Research Exchanges with South Korea’s National Research Institute of Cultural Heritage: A Comparative Study of Buddhist Rituals
A second round of research exchanges between the Department of Intangible Cultural Heritage and the Folkloric Studies Division of South Korea’s National Research Institute of Cultural Heritage began based on an agreement concluded last November. During the first year of exchanges, Takakuwa visited South Korea for 2 weeks from May 18th to study Buddhist rituals. Buddhism plays a great role in both Japan and South Korea, but there are a number of differences in rituals and observances since Buddhism has developed in forms particular to each country.
In South Korea, April 8th on the lunar calendar is Buddha’s birthday and a national holiday, and the Nento Festival or the Paper-lantern Festival is gaily celebrated 1 week prior to the Buddha’s birthday, even attracting tourists from abroad.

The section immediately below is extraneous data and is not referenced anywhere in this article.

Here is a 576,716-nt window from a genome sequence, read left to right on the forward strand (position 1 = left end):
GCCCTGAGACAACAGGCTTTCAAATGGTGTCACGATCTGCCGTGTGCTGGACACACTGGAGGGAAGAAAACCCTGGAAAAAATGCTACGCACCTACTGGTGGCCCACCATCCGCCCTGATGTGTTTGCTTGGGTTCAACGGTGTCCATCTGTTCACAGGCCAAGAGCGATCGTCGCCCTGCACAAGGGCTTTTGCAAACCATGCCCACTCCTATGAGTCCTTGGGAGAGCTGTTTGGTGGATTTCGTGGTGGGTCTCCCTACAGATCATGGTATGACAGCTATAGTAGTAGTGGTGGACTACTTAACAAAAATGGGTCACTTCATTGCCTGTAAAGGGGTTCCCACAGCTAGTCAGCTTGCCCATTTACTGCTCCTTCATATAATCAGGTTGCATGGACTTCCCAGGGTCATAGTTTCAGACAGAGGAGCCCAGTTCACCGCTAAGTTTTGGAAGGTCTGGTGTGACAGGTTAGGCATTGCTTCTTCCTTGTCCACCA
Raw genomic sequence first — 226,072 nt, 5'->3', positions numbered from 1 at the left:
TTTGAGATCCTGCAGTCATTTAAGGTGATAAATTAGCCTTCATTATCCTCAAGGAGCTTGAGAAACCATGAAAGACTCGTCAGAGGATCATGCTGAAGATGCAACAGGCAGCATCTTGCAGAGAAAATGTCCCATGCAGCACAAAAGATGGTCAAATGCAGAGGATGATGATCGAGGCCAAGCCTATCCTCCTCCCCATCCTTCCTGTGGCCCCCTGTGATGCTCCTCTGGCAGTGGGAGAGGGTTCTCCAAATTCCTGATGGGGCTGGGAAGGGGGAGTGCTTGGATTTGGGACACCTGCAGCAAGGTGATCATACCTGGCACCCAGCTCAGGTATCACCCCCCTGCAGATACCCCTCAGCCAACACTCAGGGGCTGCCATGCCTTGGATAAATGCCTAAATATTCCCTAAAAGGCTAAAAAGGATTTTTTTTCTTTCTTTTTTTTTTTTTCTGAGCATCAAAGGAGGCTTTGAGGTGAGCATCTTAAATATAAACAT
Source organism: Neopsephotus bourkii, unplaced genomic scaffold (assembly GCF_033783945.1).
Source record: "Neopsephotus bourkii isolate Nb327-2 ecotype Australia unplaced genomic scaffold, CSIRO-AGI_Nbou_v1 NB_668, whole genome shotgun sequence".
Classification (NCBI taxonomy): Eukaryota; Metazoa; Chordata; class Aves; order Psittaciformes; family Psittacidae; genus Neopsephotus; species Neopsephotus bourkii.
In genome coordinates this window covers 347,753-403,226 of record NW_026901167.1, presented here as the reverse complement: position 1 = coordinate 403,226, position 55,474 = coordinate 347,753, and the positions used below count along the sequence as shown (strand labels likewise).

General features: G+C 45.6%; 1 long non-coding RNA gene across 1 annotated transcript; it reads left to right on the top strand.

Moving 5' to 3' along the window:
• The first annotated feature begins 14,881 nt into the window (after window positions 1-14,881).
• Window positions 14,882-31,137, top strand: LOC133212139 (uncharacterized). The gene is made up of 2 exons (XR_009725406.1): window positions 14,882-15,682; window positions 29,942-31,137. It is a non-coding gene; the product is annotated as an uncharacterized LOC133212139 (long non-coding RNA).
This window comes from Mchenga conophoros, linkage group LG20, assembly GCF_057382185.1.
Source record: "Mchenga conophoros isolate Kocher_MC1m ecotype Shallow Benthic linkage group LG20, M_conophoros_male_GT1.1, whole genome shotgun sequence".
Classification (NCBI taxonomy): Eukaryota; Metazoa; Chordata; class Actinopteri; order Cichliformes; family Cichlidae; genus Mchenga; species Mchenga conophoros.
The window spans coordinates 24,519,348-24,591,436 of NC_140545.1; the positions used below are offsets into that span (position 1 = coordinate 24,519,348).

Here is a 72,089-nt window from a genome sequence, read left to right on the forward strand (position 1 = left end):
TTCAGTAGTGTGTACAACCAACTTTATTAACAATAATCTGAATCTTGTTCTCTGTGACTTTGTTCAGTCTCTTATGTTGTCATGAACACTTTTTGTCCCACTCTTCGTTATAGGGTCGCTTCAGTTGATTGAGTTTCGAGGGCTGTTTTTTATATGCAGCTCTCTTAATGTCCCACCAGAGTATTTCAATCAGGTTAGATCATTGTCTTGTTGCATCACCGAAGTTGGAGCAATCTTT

Buddhists in South Korea, 90 percent of whom follow the Jogye order of Zen, worship Buddha every morning, noon, and night. This practice is similarly followed by Japanese Buddhists, but South Korea Buddhists appear to be more enthusiastic, with believers participating in overnight retreats and praying with monks.
In addition, religious ceremonies are considered “religious acts” and are not designated as important intangible cultural properties in Japan. In South Korea, however, religious ceremonies are treated quite differently, as exemplified by the Yeongsan-jae ritual of the Taego order that has been inscribed in the Intangible Cultural Heritage List of UNESCO. This comparative study of Buddhist rituals also revealed differences in Japanese and Korean perceptions beyond the Buddhist religion.